Add these ingredients to make your Spring Smoothies even more delicious

September 28, 2018


Ginger brings the bang. So much powerful flavour from one little root. Green smoothies can be a little flat and grasslike, but rather than add sugary fruit for sweetness, go the heated route. Brilliant for any digestive discomfort it “decreases the risk of obesity, diabetes, heart disease and overall mortality.” See that. It even decreases the risk of death!

I ignorantly use ginger tolerance as a way to gauge someone’s palate too. There’s absolutely no depth to this assumption but if you utter “I hate ginger” to me in conversation I will assume you do your food shopping at 7-Eleven and your wine purchases are exclusively in the $5-7 range, often protected by cardboard packaging.


Another ancient root, this powerful anti-inflammatory has been used in natural medicine since Jesus was touring. I rarely find a way to eat this powerhouse (will have to make more curries) so I juice turmeric to extract it’s immense superfood properties. The flavour is actually quite mild, which directly contrasts it’s medicinal and food colouring capabilities. Turmeric will turn your skin, clothes and colon (I assume) bright orange.


I hated beetroots as an ignorant youngster but I’ve started to appreciate their subtle sweetness, particularly now that I know how good they are for me. Beetroots are medically respected for relieving blood pressure but I’ll worry about the health of my heart in another decade or two. I’m interested in the energising nitrate which is why beetroot juice is the new pre workout must have. Additionally, beetroot juice is a dense source of betaine, providing tremendous disease fighting properties, even against cancer.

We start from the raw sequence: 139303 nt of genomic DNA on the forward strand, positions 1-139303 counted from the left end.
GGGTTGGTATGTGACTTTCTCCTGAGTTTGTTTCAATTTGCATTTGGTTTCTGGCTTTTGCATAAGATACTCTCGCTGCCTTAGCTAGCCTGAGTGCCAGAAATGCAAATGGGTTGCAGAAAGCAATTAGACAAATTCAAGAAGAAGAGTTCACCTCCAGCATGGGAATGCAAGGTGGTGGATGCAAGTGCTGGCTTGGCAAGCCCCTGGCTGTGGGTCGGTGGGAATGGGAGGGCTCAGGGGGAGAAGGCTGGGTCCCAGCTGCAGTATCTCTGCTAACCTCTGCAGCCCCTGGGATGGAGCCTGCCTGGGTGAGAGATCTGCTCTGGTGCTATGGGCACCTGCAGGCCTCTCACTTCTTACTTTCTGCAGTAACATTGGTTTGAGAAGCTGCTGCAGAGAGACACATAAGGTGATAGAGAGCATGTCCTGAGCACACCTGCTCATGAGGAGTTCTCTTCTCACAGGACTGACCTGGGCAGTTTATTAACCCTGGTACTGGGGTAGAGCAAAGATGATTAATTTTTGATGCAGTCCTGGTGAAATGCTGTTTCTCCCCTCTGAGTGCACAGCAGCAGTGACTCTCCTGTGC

The red richness dominates anything else in the glass, confirmation of it’s nutritional integrity. Don’t be alarmed when you see it re-appear during your next bathroom break. It’s not internal bleeding, just a friendly reminder of your earlier nourishment.


The obvious green leaf and as much as I wanted to be more provocative / less bandwagon, kale deserves all the accolades it gets. Calcium, vitamin K, vitamin A, vitamin C, Lutein, Folate, the list is endless. A true multi-vitamin. And despite that, I still prefer my salads to have spinach, rocket, broccoli or any other green vegetable. Kale’s such a tough flavour to chew on that I prefer to blend it in a smoothie or turn it into a cold pressed juice where it’s flavour is overshadowed, but it’s nutrients aren’t.


Probably a surprising number one but someone has to stick up for the carrot since Dr Norman Walker, the raw foodist who pioneered juicing and lived to 99, is no longer around. In his book, Fresh Vegetable and Fruit Juices: What’s Missing in Your Body?, Dr Walker prescribes two juices for cancer:

a. straight organic carrot

b. organic carrot and organic spinach

“Raw carrot juice is a natural solvent for ulcerous and cancerous conditions. It is resistant to infections, doing most efficient work in conjunction with the adrenal glands. It is also known for improving the eyesight.”

Tremendously nutritious, it’s also naturally sweet and full of water content. One of the few really dense vegetables that actually fills up the cup when cold pressed



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